Over the road transportation is how most goods are transported in the United States—either through trucking or railroad. That is why the U.S. Senate adopted a measure that forces a deal between warring national freight railroads and their unions, averting a potential December 9th strike that could have crippled U.S. travel and commerce ahead of the busy holiday shopping season.
Under the agreement, rail workers will receive a twenty-four percent pay increase by 2024, while gaining more flexibility to take time off for doctor’s appointments. The measure also grants them one paid personal day, though that does not include any new, dedicated time off for illnesses. While I am happy a bipartisan deal was struck for these workers, I do wish the deal would have included a paid sick leave provision. One would think in a post-COVID world all employers would understand the benefit of paid sick leave for employees, especially those that work in physically demanding vocations.
According to the Washington Post, “For rail workers, the stakes of the fight were great. Laborers in twelve unions, representing more than 115,000 employees, had haggled for roughly three years with major rail operators particularly over their attendance policies” (Washington Post, 2022). Among the concerns workers raised was opposition with the points-based systems that penalize them for taking time off when they are sick. In one highly publicized case, a 51-year-old union engineer put off a doctor’s visit for so long that he later died from a heart attack while on a train.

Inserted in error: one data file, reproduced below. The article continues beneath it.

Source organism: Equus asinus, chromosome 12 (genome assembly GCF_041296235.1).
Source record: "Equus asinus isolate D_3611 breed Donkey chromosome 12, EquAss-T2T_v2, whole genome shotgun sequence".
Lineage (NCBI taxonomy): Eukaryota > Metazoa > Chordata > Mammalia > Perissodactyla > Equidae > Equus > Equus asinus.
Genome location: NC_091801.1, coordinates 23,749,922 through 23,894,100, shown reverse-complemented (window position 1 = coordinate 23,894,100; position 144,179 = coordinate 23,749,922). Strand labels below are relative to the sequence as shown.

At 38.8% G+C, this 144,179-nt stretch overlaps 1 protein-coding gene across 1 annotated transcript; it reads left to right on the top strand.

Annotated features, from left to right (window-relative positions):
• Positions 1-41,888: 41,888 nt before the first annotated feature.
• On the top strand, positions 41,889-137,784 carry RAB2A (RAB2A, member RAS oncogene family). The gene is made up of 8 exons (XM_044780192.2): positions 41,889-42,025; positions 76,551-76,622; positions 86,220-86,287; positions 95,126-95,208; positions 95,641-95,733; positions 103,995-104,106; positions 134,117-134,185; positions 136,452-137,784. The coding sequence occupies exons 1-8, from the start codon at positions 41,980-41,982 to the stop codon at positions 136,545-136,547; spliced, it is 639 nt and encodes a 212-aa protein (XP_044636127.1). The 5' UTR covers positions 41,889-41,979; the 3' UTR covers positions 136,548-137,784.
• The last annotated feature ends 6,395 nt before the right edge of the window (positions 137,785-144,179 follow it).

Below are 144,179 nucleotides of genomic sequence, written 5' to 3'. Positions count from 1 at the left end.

Our livelihood depends on the ability to ship and receive goods and services. Therefore, we rely heavily on the men and women who brave climate extremes and keep American rail moving every day of the year. While paid sick leave was missed in this contract, I do hope Congress reviews. I find it amazing how quickly Congress responds when we are on the brink of economic crisis. Imagine what could be done if they acted in a proactive way instead of being consistently reactive. Perhaps they will reflect on this during the next recess, ahem, paid day off.